While my parents did quite well at parenting, they excelled at consistency. I knew my boundaries, and I knew the repercussions if I didn’t respect those boundaries. I am quite certain I haven’t done nearly so well in that area. I am a work in progress.
I approach my blog with the same goal. I enjoy hearing from each of you as I strive to share our own journey. Sometimes the little things become big things. That is exactly what has happened. Little did I know a month ago what would transpire. For those reading my blog for the first time, bear with me as I get right to the point.
My son and I were attending a late-night movie in mid-December. It is a huge pet peeve of mine when people text or talk during a movie, and we had our phones silenced. During a quiet moment, around 10:30 p.m., I realized my phone was buzzing. I had multiple texts from my husband requesting I call him immediately. We raced out to the lobby, and the journey began.
The surface information at the ER suggested that my mother had a stomach virus that has been making the rounds in our area. As we approached 3:30 a.m. the ER doctor informed us that she would need surgery immediately. We had attributed a chronic stomach ache to diverticulitis. No one had caught that she had four hernias, two that were very severe.
Okay, so we have a few days in the hospital. I’m up to the challenge.
As I left her hospital room late one evening, a nurse suggested I should leave my phone by my bed ‘just in case’. This time the call came in at 3 a.m. She was bleeding internally from the surgery and needed a second surgery immediately to correct it. That’s when it all started to fall apart. We all got the same virus that triggered everything.
People were busy planning their Christmas Day celebrations. We looked forward to a turkey dinner at the hospital cafeteria. All things considered, it was pretty good! My mom, however, was not recovering well. It seemed as though she was just giving up. The medical staff let us know the next step was a move to a rehab facility.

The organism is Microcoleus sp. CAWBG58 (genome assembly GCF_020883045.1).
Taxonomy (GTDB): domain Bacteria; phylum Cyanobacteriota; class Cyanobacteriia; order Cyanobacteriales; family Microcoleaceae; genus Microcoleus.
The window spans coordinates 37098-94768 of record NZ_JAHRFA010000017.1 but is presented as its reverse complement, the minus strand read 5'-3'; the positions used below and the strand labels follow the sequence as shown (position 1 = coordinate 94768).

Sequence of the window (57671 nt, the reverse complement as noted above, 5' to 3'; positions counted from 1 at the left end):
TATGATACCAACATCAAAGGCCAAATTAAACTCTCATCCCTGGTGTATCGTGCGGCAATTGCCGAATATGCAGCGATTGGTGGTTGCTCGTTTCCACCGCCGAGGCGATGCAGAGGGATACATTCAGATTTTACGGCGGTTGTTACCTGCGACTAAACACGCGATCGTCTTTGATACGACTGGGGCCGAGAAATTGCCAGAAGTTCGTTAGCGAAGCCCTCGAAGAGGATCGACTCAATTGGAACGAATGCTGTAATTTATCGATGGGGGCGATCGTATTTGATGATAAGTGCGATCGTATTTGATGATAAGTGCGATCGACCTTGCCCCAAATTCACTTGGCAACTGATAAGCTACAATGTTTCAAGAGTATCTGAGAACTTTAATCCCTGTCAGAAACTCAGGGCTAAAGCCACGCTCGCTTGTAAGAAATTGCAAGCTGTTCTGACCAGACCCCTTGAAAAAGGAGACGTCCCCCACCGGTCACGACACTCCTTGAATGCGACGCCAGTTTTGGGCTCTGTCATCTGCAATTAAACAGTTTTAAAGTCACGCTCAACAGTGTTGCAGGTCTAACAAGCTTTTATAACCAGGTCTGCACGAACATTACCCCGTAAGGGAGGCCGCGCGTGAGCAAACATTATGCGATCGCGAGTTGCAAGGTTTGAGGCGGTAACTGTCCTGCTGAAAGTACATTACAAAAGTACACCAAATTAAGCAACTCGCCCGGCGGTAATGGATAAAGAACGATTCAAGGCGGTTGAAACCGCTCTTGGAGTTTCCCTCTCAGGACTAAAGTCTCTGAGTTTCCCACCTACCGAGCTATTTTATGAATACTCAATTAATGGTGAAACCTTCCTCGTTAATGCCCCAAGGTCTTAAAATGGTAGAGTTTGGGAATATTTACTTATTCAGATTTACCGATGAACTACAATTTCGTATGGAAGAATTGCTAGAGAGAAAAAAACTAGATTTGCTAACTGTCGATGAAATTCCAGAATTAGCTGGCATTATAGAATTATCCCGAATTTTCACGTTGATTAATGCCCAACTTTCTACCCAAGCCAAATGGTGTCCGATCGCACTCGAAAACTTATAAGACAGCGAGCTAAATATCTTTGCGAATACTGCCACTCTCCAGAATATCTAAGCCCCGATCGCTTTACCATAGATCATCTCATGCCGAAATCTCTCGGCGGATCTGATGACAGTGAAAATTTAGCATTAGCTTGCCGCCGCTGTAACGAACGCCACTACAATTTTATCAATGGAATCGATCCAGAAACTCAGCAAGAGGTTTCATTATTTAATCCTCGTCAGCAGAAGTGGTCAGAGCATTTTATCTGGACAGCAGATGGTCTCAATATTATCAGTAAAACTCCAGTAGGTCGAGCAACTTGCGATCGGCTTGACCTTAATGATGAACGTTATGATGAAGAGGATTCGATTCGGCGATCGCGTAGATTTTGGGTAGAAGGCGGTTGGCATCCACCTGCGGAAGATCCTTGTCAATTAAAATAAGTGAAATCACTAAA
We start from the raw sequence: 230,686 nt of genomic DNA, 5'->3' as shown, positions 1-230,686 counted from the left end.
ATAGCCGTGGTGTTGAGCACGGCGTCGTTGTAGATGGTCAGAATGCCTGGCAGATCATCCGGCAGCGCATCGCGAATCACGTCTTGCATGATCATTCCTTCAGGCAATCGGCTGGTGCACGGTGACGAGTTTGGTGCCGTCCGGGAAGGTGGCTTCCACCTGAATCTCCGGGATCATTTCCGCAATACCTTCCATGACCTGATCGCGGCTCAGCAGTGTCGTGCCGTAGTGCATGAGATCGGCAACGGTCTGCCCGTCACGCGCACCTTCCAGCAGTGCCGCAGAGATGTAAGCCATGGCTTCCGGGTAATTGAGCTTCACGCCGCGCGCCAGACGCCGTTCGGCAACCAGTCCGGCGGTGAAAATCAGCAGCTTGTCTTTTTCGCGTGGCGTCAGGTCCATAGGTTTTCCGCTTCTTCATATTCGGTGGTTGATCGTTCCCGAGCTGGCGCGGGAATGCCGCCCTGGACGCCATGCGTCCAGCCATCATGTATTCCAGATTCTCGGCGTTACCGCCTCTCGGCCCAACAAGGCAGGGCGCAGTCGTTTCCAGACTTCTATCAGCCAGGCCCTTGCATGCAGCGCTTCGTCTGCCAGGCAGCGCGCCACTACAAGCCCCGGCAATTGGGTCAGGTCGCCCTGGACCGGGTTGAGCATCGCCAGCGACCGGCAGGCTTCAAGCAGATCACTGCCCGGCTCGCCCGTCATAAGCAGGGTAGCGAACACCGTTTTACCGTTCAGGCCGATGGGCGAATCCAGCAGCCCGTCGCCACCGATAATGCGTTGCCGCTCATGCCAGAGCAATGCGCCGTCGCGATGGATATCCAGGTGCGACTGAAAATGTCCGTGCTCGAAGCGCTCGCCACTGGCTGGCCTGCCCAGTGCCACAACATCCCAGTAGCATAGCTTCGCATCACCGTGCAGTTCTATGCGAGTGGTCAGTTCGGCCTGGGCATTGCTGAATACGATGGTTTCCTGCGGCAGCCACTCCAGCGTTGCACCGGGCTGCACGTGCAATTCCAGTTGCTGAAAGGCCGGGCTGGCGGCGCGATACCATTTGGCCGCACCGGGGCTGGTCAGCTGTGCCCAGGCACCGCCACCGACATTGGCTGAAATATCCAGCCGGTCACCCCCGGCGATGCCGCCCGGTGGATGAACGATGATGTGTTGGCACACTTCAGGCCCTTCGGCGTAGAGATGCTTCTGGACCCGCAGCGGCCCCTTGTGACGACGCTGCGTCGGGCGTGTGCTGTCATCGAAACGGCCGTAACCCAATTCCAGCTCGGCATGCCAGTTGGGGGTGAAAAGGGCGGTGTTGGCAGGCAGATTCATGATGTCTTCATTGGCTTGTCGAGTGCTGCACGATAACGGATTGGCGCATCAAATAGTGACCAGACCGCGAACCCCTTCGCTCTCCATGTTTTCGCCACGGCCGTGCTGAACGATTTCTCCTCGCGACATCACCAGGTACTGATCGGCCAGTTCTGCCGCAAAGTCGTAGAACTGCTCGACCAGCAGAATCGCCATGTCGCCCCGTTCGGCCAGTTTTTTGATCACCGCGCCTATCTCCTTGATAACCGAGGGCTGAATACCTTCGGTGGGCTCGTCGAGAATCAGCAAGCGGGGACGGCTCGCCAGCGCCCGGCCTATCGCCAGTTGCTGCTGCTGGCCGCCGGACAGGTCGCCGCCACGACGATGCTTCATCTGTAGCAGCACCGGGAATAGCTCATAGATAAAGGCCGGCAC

I was not emotionally prepared for the next step.
A nurse wheeled her down the hall as I because nauseated by the events unfolding before me. It is a great facility, don’t get me wrong. They have a fantastic, caring, attentive staff. Her nurse is exceptional. Her primary care physician is the medical director. I was having flashbacks to when my grandfather was in a nursing home, however. Waves of emotions and bad memories flooded over me. Suddenly I was ten years old again. It was if I was walking down the very hallway that led to his room. The distinct odor was missing, but otherwise it seemed to be a perfect replication of the place where he would eventually die. I bawled my eyes out all the way home.
Each day has seemed to go the same way. I call her in the morning and ask how she is. “I feel terrible’. ‘Why do you feel terrible? Are you in pain? Do you feel sick?” “I just hurt everywhere. I don’t know. I just don’t feel well.” Later in the day I show up to find her actively participating in her rehabilitation. It’s confusing, to say the least. I show her photos of her grandchildren every day. We play games. I sleep beside her.
I don’t know what the future holds.
So that is why I have not been responding to your kind comments. This is a way to say thank you, to say I appreciate you, and also to say one more thing.
Family comes first.
My dad regularly said, “Pick a few things and do them very well.”
I’m trying, Dad.